In short, ensuring a smooth and complete transformation to a paperless office would require employees to be excited about using paperless or online alternatives. This week's mailer suggests a few approaches to eliminating the use of paper.
Committed to converting his office into a paperless retreat, the director of a mortgage unit installed the latest scanners to discourage documents being printed, photocopied and sent to clients. He also invested in state of the art systems to speed up online communication. Soon after the scanners and systems were commissioned he made an announcement in the cafeteria declaring the office as 'paper free from tomorrow'. In addition to the protests that followed his announcement, what came as a blow was when some employees threatened to quit. The lesson learnt was to be careful in introducing technology to employees.
A recent study confirms that 70 percent of IT initiatives have failed. New systems end up untouched or under-used because employees find either the hardware or the applications too confusing and even difficult to use. As a result, the old paper-centric ways remain popular. Also, as Moez Limayem, an IT professor says, "IT projects fail not because of the technology but because human beings resist change and uncertainty." Therefore, in introducing the concept of a paperless office, the first step should be to excite employees about it to ensure high buy-in. Here are a few initiatives to create the hype.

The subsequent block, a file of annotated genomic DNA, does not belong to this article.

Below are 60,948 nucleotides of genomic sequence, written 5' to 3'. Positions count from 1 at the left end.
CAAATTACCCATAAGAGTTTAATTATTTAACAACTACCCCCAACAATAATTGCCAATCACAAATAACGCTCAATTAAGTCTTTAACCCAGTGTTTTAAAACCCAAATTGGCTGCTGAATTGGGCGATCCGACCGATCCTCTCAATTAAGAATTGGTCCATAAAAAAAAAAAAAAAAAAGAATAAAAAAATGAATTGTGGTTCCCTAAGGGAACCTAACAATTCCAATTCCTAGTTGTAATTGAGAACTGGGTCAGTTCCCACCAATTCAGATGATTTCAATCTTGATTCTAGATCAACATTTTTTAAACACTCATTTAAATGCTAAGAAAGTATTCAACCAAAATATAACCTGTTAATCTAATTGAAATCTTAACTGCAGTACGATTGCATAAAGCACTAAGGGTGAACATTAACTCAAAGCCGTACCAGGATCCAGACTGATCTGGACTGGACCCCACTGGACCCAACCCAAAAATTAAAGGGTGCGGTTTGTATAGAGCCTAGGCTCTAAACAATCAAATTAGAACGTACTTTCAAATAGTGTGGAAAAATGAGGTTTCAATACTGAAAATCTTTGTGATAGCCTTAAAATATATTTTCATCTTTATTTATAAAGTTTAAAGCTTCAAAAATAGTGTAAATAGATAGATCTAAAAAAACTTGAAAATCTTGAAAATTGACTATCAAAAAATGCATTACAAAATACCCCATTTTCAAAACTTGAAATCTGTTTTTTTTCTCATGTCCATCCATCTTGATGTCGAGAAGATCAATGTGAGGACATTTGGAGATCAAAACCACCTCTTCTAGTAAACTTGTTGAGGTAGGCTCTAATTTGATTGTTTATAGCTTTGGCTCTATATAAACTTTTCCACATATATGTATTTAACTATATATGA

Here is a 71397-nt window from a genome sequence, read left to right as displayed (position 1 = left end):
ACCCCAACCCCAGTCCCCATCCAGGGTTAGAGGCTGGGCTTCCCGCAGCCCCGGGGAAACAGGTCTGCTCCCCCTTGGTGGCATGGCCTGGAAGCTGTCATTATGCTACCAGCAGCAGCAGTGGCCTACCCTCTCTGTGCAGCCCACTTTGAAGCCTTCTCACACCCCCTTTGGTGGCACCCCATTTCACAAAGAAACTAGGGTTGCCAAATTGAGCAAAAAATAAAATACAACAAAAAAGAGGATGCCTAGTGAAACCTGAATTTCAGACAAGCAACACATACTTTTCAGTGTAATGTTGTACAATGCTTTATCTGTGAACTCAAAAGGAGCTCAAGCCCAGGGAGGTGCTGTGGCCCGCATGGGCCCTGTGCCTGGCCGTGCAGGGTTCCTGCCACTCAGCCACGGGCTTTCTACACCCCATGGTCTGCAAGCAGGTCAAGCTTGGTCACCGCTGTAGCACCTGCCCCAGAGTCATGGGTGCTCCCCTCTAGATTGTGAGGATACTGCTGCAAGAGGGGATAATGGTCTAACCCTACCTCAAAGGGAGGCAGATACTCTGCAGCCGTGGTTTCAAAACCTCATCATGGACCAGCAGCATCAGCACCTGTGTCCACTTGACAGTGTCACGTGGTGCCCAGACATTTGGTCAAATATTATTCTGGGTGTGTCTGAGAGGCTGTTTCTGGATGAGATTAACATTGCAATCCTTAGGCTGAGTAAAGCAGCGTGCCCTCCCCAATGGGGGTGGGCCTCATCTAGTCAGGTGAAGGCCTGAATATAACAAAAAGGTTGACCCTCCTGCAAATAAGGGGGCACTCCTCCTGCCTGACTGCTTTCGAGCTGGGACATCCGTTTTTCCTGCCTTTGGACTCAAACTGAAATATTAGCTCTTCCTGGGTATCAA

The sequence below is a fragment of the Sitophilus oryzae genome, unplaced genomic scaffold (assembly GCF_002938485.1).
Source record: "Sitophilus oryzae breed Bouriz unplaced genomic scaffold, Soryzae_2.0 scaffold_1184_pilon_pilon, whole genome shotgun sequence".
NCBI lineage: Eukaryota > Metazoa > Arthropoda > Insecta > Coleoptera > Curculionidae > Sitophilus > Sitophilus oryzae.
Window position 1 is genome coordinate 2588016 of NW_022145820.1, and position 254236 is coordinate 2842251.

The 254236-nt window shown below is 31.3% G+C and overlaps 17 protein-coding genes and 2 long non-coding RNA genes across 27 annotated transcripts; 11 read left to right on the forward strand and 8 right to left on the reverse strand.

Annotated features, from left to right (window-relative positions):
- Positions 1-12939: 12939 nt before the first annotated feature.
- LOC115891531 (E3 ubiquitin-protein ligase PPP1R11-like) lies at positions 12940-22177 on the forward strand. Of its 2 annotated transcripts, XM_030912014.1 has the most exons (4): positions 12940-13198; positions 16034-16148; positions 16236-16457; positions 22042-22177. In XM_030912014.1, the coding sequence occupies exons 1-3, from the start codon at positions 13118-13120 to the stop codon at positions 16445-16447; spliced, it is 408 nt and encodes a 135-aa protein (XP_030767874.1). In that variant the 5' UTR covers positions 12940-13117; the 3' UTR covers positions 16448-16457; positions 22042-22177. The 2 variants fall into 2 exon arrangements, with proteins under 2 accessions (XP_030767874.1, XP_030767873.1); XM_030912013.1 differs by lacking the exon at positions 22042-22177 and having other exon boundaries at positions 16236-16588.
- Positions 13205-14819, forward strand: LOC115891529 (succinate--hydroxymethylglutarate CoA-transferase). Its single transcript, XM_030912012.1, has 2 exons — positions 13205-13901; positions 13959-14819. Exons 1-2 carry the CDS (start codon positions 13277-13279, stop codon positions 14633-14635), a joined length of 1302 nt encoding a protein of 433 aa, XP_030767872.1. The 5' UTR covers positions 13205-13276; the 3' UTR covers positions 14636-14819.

Working towards the top
Clichéd as it sounds, nothing gains momentum without top management buy-in. But investing in technology based on top management inputs can be a big mistake. With employees as end-users, it is prudent to involve them in deciding on technologies to invest in.
- Advertise the findings of the survey to convey the requirement of technology
- Highlight how new technology will enhance on-the-job productivity
- Share encouraging case studies and other success stories
While it is the employee who gains the maximum from the use of technology, organisations still have to motivate them to use it. What works best are monetary incentives. A sales organisation encouraged the use of technology by tying commissions to sales generated by use of technology. A salesperson with maximum online clients and interactions took home the largest bonus. As the use of technologically- intensive processes continues to remain low, monetary incentives work well.